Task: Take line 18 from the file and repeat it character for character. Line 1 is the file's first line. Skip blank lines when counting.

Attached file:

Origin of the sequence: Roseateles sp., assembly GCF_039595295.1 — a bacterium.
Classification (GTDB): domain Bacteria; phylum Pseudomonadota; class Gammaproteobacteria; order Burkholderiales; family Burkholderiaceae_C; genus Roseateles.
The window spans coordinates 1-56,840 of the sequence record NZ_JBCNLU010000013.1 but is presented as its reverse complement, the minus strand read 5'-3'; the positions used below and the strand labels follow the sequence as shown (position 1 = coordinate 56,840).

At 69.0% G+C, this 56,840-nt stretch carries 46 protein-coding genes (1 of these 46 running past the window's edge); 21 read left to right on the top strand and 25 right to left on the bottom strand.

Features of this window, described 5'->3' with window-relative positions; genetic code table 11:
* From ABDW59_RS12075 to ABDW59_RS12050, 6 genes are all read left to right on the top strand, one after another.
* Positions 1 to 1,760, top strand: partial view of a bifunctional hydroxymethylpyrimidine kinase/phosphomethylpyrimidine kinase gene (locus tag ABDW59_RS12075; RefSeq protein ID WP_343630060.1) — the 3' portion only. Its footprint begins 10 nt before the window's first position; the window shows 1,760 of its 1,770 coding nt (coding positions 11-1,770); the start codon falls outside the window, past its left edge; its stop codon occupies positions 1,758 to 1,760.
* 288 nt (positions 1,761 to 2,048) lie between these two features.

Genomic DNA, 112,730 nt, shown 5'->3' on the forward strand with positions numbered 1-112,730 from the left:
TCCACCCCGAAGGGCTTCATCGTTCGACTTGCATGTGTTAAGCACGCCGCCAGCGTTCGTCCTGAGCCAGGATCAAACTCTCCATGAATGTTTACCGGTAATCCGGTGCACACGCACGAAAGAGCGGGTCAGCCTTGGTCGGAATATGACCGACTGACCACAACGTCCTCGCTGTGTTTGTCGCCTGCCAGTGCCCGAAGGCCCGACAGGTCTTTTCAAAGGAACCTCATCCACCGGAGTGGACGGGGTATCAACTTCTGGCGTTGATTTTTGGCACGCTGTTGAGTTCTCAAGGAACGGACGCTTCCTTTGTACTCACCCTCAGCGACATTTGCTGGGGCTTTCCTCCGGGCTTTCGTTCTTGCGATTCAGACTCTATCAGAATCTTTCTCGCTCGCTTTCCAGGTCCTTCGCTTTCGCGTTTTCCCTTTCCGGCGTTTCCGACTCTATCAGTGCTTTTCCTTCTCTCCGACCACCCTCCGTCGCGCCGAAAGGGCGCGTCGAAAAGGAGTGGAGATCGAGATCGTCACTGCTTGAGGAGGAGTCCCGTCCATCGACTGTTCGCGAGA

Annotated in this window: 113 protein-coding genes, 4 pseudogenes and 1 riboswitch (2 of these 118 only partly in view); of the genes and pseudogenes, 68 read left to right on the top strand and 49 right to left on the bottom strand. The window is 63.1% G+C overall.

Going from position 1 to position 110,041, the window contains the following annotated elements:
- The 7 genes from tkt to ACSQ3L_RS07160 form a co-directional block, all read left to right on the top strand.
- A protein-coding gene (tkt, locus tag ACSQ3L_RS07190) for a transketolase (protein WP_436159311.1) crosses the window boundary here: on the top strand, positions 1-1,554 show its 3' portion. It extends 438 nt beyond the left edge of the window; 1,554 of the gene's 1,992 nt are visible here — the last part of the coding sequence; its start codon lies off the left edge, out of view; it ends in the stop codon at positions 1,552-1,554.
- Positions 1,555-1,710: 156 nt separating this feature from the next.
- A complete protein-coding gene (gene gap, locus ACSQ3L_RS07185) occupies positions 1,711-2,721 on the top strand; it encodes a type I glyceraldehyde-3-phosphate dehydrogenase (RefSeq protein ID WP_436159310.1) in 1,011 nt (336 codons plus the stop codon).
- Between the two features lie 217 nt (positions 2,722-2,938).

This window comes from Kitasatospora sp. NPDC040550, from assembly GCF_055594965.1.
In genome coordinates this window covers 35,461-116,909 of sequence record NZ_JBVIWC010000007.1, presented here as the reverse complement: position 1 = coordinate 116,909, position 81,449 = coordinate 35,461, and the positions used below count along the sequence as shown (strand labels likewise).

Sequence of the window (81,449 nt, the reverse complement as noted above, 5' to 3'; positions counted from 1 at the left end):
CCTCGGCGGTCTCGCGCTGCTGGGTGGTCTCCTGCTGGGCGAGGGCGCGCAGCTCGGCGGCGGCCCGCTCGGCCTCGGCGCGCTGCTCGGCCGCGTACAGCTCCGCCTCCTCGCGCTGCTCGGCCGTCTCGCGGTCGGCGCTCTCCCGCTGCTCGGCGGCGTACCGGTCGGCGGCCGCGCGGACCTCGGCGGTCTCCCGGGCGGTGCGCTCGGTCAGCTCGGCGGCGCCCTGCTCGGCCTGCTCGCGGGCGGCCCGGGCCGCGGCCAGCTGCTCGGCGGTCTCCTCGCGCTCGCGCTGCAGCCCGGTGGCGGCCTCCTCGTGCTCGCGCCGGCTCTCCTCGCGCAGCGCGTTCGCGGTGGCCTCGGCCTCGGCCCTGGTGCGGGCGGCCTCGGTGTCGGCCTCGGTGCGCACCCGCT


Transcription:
This window comes from Kitasatospora sp. NPDC040550, from assembly GCF_055594965.1.